After 15 years experience of scientific book and journal publishing from various perspectives, such as journal founder, editor, reviewer, author, funder, entrepreneur etc., I found preprints. They seem to be a solution for slow review times.
For years I have developed LUMAT
journals by speeding up the editorial processes. This includes lightning fast editorial screening that cuts 80% of all manuscripts due to low quality or out-of-scope decision. Editorial screening takes about 2 to 3 days. Because of the high decline rate in pre-screening state, almost 90% of all articles sent to peer review are accepted.
In addition to fast pre-screening, also peer review must be done vigorously. This can only be achieved through the hard work of the editors. Editor is the key player in fast recruitment of the reviewers and making sure that the reviews are be delivered in time. I cannot reveal how it is done in practice because it is a trade secret. But I can tell you that it is primarily about selling individual services to all stakeholders.
This is the biggest challenge in scientific publishing. Publishers are pushing scientific literature into bulk to maximise the profit. This makes sense in a business wise (see Buranyi, 2017). In reality, science would need more individual approach to serve the needs of authors, readers and especially reviewers. The lack of reviewers seem to be the limiting reactant in the publishing pipeline.
Preprints are the solution
For me the preprints seem to be the solution. This far I have been able to publish 99% of all the submitted manuscripts eventually. Sometimes editorial screening and review/revisions rounds have taken over a year.
My last paper addressed AI chatbots in chemical information seeking (Pernaa et al., 2023). The theme is highly topical. New research published almost every day. Therefore, this is my first paper where I experienced anxiety because of the slow editorial process. I sent it to Frontiers in Education in November 2023 and after 1,5 months it has not been send to peer-review. The reason for this must that editors have not found reviewers. In my editorial work in LUMAT I have found out that many scholars would like to invest their time in writing own papers or funding applications rather than reviewing. This is understandable. Fortunately, there are preprint services.
While writing the manuscript I found out that all latest research from the topic where preprints. Actually there were 7 preprints available that are still in in peer-review. Hopefully, they will be published in 2024. I collected them to my Technology in Chemistry Education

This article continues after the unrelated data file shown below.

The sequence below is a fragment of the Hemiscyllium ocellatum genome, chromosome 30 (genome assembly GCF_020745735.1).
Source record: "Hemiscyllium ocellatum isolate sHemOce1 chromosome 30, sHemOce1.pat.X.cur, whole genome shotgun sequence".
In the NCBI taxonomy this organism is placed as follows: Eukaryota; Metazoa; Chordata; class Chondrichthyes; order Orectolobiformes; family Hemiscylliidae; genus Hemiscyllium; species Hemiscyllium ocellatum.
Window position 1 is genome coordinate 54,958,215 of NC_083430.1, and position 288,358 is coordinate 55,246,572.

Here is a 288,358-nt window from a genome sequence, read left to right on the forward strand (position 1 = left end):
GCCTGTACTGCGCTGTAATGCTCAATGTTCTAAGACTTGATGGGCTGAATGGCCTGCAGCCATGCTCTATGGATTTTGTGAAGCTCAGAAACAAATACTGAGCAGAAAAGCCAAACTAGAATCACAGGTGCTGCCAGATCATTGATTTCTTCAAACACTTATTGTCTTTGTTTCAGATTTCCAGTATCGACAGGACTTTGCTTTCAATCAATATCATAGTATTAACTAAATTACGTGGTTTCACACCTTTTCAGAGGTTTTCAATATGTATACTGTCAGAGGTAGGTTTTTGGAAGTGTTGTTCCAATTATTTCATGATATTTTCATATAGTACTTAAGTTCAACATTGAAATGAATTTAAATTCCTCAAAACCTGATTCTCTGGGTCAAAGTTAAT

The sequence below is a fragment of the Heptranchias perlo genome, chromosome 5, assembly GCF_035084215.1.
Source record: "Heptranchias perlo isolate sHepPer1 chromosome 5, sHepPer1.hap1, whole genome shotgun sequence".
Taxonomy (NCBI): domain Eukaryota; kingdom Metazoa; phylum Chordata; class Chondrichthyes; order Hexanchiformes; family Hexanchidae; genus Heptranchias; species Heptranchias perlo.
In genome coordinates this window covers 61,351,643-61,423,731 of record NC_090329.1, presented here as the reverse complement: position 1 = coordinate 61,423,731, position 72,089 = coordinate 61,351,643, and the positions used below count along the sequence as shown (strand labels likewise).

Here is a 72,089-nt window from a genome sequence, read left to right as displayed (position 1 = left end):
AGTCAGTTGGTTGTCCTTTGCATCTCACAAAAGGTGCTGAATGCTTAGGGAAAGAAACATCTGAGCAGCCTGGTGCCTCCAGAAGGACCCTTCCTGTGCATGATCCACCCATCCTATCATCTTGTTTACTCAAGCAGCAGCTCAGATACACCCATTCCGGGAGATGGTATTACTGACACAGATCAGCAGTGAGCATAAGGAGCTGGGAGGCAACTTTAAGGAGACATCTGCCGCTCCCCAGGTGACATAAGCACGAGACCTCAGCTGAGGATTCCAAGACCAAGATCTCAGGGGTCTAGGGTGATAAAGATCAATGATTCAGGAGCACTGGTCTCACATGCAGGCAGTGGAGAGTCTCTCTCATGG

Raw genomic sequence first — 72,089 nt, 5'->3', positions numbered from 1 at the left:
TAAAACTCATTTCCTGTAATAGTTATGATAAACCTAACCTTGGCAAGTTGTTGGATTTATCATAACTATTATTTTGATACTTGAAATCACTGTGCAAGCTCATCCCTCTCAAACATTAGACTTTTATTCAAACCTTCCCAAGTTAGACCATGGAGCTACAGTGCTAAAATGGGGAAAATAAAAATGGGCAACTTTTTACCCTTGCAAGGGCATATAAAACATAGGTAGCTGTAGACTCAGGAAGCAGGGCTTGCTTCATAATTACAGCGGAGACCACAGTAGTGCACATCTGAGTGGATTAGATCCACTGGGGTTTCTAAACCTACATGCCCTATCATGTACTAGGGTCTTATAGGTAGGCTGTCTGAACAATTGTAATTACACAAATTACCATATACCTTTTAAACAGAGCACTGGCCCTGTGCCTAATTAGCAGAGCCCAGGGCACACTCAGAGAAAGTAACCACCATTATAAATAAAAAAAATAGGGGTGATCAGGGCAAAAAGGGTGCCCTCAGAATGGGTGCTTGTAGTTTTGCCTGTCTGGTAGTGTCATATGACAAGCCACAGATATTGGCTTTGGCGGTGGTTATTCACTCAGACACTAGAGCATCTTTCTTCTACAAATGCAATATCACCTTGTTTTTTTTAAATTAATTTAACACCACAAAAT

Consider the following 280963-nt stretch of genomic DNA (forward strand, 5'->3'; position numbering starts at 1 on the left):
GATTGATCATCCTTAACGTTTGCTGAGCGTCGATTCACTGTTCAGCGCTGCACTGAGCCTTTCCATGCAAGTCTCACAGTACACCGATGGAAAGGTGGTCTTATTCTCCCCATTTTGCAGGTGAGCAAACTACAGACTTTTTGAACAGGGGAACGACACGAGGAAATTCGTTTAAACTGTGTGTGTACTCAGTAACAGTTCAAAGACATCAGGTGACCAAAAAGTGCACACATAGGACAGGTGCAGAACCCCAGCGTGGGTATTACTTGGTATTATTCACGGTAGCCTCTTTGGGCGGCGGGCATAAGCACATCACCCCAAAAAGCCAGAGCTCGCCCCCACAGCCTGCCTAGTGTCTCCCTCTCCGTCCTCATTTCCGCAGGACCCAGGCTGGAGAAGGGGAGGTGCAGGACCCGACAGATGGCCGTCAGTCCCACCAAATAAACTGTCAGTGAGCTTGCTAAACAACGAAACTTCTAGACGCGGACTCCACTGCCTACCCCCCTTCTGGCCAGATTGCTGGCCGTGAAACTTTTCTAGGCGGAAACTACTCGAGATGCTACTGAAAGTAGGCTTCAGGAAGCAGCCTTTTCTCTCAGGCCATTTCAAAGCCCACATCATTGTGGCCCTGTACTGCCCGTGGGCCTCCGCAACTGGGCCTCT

open access article collection. It gives an nice overview what kind of research is currently in peer-review.
Cover of the issue 4(1): Chatbots in Chemistry Education – Preprints in 2023.
Preprint services for chemistry education research
While I maintained my open access collection, I screened AI chatbot papers from different preprint services. After the fist experience, I recommend that CER preprints can be found especially from following repositories:
I see preprint services highly valuable in getting you work to readers while the topic is still relevant. It can take almost year for me to get my AI chatbot article published. It can for example be declined from one journal and submitted to other etc. I do not blame the guest editors for the slow pace. They are usually novices in scientific publishing doing the work as voluntary work as everyone else. They are trying to do their best in editing interesting special issues and improve their CVs.
So, the manuscript will be eventually published in some journal for sure. While waiting, preprints are an excellent way to get your work already available for others to cite.
However, with preprints you need make sure that the quality of manuscript is the best that you can achieve. For example, our research group improves the quality via internal evaluation process where several peers read the manuscript and give revision recommendations before the submission. Also, all manuscripts go through proof reading that is offered by our university. It is mandatory because we do not use English as the main working language. With this approach the revision recommendations given by the reviewers and editor are usually quite minimal. At least in my current career stage.
Pernaa, J., Ikävalko, T., Takala, A., Vuorio, E., Pesonen, R., & Haatainen, O. (2023). Artificial Intelligence Chatbots in Chemical Information Seeking: Educational Insights through a SWOT analysis
[Preprint]. Social Sciences. https://doi.org/10.20944/preprints202312.1066.v1